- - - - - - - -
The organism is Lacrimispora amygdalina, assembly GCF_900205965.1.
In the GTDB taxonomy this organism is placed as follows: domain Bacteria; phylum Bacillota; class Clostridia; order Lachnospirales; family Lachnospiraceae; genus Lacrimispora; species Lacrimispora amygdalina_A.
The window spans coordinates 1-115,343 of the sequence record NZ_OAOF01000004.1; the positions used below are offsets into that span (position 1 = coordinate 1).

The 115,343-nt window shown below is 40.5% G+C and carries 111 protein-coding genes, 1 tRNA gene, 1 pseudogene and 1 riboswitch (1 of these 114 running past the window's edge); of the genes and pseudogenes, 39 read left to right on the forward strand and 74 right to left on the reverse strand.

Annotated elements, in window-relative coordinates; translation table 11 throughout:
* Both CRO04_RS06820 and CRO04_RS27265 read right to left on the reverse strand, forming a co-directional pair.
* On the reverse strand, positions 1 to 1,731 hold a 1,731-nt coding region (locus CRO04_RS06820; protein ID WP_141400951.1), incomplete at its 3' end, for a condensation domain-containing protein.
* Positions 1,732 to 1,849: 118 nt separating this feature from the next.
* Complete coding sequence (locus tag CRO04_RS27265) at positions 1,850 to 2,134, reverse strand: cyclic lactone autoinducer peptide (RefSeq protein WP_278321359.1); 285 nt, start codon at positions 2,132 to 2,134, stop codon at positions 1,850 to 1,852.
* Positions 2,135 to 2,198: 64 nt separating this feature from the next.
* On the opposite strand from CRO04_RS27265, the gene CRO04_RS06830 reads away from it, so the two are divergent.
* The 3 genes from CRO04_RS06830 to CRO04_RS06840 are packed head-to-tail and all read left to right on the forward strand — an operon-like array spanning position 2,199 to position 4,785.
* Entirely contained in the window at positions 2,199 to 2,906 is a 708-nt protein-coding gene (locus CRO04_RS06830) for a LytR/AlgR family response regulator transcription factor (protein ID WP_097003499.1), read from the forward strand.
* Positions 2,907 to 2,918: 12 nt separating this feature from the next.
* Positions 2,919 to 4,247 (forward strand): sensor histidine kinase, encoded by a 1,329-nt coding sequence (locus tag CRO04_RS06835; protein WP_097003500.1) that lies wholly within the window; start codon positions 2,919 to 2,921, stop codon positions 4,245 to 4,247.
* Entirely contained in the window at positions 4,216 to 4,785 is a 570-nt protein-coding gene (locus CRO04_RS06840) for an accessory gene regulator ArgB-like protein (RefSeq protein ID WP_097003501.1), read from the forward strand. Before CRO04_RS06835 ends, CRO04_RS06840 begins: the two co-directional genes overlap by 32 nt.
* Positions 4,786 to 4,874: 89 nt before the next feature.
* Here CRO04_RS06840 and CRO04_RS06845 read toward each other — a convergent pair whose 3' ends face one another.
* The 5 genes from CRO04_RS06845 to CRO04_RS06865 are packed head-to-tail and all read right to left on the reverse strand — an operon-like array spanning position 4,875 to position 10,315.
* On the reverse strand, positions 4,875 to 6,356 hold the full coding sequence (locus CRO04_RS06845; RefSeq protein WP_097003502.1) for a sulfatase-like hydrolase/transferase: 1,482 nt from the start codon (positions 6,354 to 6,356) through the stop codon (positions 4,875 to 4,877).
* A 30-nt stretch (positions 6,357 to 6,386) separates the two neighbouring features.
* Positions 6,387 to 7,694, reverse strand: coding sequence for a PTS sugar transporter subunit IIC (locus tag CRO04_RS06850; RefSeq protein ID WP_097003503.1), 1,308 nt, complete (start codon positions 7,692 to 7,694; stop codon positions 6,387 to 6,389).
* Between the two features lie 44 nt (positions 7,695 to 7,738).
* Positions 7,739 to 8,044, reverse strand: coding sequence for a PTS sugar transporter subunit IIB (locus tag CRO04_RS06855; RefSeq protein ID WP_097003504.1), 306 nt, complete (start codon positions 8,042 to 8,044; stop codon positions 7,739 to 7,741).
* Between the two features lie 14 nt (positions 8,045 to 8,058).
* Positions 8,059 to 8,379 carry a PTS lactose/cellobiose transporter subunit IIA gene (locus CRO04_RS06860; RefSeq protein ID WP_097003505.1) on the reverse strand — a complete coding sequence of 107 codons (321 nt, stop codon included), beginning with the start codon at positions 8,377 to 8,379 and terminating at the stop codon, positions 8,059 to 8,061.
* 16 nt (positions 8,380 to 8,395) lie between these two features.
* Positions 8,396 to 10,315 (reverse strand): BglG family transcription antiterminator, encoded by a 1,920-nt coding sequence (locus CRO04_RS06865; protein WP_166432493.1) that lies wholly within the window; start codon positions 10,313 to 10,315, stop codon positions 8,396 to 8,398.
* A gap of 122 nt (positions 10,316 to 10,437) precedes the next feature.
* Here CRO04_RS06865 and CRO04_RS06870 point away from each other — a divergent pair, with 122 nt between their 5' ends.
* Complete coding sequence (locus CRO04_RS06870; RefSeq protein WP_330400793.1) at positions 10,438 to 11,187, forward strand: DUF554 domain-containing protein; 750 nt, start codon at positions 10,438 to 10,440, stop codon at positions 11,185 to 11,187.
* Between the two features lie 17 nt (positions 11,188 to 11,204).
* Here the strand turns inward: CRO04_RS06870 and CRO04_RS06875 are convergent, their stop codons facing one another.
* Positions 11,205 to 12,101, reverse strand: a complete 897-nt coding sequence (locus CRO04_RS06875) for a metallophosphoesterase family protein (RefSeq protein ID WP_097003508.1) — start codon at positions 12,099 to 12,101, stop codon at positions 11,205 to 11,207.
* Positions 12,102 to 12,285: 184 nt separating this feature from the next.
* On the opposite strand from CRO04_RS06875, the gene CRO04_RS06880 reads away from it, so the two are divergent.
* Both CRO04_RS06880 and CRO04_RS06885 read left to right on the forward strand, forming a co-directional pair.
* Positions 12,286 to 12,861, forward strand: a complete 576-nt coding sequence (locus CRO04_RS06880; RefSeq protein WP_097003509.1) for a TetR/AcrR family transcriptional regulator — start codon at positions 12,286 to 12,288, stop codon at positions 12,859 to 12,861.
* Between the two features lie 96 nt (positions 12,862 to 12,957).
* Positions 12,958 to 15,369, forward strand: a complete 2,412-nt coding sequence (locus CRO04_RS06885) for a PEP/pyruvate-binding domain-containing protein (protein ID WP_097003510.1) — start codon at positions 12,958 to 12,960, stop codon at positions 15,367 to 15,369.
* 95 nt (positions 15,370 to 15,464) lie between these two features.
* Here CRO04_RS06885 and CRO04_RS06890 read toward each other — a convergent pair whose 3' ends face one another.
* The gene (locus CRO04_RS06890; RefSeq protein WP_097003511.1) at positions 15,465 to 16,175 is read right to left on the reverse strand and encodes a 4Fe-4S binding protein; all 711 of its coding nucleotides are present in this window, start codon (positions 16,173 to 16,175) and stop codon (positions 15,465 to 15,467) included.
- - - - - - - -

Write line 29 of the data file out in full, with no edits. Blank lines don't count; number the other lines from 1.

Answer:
* A gap of 122 nt (positions 10,316 to 10,437) precedes the next feature.